That's what the Obama administration is supposed to be about. "Change" was the one-word message that he ran on. And at the time he was elected, America was anxious for change. The economy was sick, and we were sick of the war. And when you feel sick, you'll give almost anything to change for the better.
But does anybody remember specifically how he was going to change America, other than vague promises to make it a better place? We went out and asked folks if they remembered exactly how Obama was going to change America. While everyone remembered the "change" slogan, literally no one could remember what policies "change" policies Obama ran on.
Like many ad campaigns, people remember the logo better than they remember the product. President Obama won on "change," without being specific about what that change was. And that appealed to us, because we wanted to feel better.
But we didn't want to fundamentally change the way America did business. President Obama did. He and his change makers wanted to turn America and our whole society into something different…something more like European socialism than American individualism.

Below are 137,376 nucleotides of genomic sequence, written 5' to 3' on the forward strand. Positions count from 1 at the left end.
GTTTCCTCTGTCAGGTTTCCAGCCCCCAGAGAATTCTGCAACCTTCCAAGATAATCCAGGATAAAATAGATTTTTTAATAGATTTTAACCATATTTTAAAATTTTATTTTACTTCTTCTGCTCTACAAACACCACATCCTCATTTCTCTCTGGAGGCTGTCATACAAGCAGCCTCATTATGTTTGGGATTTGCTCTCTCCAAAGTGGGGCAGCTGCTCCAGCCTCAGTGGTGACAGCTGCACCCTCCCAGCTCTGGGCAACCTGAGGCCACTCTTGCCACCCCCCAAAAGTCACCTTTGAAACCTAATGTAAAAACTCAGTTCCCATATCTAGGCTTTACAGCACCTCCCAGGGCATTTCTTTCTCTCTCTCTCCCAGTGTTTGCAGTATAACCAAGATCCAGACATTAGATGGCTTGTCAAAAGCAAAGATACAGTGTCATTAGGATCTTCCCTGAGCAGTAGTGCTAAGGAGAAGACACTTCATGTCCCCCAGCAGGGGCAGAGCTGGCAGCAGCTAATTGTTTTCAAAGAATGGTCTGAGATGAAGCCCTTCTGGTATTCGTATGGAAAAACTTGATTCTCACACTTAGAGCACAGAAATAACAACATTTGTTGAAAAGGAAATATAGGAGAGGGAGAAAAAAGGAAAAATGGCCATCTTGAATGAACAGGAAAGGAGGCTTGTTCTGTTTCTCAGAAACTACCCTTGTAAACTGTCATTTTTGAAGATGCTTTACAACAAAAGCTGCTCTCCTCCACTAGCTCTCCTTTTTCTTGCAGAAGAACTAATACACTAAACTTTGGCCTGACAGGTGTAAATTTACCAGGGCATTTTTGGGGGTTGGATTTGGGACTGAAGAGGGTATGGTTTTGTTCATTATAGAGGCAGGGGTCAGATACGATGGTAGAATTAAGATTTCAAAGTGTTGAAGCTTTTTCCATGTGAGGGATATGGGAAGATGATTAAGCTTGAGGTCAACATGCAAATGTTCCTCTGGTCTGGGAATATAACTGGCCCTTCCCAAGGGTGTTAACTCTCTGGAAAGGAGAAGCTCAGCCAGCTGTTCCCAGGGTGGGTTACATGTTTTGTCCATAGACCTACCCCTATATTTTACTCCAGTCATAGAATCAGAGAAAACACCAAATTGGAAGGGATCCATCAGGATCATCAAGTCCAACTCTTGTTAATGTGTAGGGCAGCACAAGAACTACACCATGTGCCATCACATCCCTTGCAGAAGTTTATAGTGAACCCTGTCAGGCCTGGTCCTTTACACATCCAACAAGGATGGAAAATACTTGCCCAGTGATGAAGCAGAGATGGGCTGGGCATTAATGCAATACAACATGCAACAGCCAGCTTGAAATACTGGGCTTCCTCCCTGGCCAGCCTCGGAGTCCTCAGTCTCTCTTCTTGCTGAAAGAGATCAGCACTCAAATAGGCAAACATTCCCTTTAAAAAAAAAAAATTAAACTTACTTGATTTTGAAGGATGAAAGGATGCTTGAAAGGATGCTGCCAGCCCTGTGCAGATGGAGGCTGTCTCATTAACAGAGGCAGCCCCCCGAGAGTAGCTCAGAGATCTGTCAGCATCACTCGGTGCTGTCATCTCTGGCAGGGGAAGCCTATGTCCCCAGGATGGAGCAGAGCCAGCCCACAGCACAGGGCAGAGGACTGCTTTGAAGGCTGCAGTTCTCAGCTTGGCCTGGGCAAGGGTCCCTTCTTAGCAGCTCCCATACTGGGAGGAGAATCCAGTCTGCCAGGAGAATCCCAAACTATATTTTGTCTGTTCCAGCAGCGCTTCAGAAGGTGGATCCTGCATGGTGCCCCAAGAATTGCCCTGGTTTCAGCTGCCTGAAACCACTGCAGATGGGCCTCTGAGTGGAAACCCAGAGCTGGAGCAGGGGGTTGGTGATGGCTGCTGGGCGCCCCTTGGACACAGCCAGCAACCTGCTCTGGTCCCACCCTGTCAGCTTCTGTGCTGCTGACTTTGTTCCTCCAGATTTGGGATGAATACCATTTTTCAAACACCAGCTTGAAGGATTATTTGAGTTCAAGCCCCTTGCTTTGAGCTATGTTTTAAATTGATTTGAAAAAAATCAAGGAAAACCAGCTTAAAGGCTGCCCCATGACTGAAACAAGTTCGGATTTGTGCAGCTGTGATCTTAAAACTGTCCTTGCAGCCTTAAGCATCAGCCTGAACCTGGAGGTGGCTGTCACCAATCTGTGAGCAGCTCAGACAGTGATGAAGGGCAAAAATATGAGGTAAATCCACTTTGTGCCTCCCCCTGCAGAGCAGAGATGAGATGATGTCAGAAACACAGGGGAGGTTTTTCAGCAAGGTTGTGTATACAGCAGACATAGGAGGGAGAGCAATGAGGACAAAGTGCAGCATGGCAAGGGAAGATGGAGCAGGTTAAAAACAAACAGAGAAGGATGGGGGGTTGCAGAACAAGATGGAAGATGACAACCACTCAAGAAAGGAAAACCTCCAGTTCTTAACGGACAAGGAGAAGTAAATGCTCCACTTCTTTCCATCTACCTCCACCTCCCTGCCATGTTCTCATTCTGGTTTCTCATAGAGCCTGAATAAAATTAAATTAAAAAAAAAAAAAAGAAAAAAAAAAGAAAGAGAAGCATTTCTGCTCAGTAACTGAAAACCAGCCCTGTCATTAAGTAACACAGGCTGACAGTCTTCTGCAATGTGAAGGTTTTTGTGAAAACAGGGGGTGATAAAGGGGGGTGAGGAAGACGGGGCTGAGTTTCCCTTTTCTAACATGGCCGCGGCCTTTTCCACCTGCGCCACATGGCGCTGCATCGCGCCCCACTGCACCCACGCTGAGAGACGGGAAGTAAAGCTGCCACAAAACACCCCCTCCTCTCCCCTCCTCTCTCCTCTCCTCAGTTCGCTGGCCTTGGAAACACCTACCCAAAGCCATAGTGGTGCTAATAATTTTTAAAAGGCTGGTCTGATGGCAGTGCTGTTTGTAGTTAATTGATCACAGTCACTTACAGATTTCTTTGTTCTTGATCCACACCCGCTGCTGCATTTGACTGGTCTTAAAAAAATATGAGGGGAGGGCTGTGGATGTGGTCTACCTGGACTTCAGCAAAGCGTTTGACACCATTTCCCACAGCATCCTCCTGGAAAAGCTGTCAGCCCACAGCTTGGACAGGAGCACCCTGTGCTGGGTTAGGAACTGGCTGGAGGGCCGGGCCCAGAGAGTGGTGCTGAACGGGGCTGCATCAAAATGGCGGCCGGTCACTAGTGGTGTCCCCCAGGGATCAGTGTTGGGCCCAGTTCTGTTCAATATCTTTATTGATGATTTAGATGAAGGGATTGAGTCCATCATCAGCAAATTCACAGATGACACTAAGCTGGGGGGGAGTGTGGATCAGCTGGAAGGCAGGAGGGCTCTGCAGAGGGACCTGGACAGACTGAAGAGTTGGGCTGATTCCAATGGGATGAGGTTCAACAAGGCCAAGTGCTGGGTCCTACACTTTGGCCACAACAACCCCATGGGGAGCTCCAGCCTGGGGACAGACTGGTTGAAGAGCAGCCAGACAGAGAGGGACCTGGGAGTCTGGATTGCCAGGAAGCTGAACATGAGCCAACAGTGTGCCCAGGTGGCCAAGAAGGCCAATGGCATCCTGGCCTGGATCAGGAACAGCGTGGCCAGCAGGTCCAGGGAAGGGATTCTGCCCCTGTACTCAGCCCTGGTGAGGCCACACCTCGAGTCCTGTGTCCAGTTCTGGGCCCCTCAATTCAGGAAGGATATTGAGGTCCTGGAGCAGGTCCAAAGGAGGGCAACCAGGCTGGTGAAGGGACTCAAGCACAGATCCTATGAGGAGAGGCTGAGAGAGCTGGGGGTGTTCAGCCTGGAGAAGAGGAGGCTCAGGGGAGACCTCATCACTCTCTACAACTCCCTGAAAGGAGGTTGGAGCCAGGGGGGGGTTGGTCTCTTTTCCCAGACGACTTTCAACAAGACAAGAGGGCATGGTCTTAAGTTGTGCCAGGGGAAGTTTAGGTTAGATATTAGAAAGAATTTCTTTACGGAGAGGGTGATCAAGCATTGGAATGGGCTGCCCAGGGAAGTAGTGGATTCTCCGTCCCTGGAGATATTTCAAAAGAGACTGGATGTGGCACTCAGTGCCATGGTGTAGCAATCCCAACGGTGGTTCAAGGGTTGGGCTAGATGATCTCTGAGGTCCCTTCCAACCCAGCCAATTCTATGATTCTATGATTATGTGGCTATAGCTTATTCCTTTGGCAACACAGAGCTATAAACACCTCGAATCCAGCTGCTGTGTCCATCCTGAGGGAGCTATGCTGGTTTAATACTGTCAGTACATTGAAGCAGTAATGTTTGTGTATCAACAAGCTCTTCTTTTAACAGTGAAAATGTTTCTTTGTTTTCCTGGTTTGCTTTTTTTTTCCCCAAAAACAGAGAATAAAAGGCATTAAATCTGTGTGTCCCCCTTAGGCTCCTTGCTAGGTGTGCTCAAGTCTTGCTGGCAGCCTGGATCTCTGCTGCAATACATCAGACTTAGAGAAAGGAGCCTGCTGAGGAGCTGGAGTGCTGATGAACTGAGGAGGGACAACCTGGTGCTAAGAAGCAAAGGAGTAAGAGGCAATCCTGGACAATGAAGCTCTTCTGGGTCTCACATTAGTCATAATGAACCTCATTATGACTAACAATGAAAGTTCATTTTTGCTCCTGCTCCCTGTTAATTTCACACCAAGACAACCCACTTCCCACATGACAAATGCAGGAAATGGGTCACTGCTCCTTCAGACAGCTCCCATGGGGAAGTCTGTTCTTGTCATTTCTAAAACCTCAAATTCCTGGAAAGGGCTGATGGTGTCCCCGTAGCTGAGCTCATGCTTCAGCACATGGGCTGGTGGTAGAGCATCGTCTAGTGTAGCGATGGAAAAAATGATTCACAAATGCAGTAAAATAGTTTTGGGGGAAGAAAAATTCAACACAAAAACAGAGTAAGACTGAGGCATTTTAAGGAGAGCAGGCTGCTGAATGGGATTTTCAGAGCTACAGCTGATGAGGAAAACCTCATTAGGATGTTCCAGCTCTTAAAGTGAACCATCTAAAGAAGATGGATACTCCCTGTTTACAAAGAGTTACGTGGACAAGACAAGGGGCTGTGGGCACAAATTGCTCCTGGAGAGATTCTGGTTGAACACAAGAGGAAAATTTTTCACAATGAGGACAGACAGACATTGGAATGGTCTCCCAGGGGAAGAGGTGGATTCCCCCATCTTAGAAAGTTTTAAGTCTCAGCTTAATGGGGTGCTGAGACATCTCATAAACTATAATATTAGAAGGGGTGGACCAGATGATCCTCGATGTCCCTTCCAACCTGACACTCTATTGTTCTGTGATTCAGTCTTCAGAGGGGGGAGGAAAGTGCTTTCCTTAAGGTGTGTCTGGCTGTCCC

Of course, if President Obama had said he wanted to change America into a system more like European socialism, he never would have been elected. So he changed his rhetoric, from this comment in 2007: “I happen to be a proponent of a single-payer, universal health-care plan.”
To this, taken from a speech in 2010: “Nobody is talking about some government takeover of health care.”
As for foreign policy, most American voters were sick of the activist policies of George Bush. So again, they turned to Obama for change. But we doubt voters like what they're getting now. Seeing the U.S. defer to France -- or worse, the United Nations -- for guidance about no-fly zones in Libya reminds us more of Jimmy Carter's foreign policy than Ronald Reagan's.
If Obama had run on the U.S. being a lap dog to the U.N., he would have lost. But again, he left out the specifics. So what now? Will Americans stand up to a change that they don't believe in and don't want. Or have we gone too far down the road to change the new path we're on?
David Asman joined FOX News Channel (FNC) in 1997 and currently serves as host of "Forbes on FOX," a weekend half-hour program that offers an informative look at the business week (Saturday from 11:00-11:30 AM/ET). Asman is also an anchor on FOX Business Network, where he co-hosts "After the Bell" (4-5 PM/ET) with anchor Liz Claman.